How old is the Hawaiian biota? Geology and phylogeny suggest recent divergence

Jonathan P. Price, David A. Clague

Abstract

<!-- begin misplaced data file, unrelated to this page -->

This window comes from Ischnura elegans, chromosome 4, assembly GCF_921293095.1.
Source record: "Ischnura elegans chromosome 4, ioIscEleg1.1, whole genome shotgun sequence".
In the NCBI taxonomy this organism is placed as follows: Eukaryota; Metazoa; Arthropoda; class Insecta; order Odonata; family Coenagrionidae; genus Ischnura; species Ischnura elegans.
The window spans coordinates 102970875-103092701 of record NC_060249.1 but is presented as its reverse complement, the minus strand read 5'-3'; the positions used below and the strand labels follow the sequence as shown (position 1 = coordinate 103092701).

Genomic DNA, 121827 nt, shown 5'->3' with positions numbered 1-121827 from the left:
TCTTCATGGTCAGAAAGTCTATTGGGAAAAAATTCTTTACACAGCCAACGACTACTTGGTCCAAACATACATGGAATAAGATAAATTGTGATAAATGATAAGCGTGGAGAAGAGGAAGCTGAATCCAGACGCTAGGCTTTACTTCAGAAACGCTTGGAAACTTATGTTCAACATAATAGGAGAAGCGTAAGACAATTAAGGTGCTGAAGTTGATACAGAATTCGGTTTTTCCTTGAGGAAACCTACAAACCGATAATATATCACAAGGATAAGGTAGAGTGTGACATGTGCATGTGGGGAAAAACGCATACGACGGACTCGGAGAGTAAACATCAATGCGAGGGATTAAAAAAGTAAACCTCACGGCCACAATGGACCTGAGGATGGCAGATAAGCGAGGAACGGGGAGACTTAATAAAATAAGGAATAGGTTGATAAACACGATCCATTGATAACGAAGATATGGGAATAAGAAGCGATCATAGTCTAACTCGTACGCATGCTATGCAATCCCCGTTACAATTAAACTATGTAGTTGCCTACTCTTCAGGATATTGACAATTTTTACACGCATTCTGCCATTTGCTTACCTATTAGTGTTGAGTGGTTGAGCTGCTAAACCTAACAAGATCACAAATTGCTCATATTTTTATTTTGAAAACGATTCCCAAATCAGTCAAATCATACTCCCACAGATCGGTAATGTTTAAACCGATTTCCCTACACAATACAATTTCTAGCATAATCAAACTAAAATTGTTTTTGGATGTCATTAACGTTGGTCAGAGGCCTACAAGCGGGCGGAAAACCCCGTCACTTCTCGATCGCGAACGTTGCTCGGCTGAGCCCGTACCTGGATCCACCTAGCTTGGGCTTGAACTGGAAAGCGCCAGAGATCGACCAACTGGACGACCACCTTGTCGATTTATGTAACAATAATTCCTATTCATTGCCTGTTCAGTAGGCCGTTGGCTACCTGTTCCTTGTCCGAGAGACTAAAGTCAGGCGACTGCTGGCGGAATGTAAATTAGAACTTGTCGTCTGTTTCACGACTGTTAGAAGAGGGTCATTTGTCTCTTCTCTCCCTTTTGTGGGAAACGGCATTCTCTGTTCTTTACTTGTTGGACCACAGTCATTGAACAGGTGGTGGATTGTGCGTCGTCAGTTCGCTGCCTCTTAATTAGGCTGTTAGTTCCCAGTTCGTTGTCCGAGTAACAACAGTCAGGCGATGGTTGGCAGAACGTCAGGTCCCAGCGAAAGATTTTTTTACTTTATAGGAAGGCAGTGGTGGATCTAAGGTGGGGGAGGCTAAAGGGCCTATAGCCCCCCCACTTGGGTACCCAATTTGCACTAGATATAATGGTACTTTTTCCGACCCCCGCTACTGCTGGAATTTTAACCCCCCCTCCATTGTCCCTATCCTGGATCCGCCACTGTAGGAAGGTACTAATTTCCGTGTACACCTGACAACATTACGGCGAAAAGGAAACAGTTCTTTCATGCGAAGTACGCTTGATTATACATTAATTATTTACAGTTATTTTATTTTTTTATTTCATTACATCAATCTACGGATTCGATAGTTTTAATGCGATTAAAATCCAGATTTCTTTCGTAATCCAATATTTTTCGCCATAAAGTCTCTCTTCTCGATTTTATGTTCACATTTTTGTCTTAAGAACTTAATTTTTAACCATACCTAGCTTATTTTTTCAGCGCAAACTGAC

This study quantifies long–term landscape changes in the Hawaiian archipelago relating to dispersal, speciation and extinction. Accounting for volcano growth, subsidence and erosion, we modelled the elevations of islands at time intervals of 0.5 Myr for the last 32 Myr; we also assessed the variation in the spacing of volcanoes during this period. The size, spacing and total number of volcanic islands have varied greatly over time, with the current landscape of large, closely spaced islands preceded by a period with smaller, more distantly spaced islands. Considering associated changes in rates of dispersal and speciation, much of the present species pool is probably the result of recent colonization from outside the archipelago and divergence within contemporary islands, with limited dispersal from older islands. This view is in accordance with abundant phylogenetic studies of Hawaiian organisms that estimate the timing of colonization and divergence within the archipelago. Twelve out of 15 multi–species lineages have diverged within the lifetime of the current high islands (last 5 Myr). Three of these, and an additional seven (mostly single–species) lineages, have colonized the archipelago within this period. The timing of colonization of other lineages remains uncertain.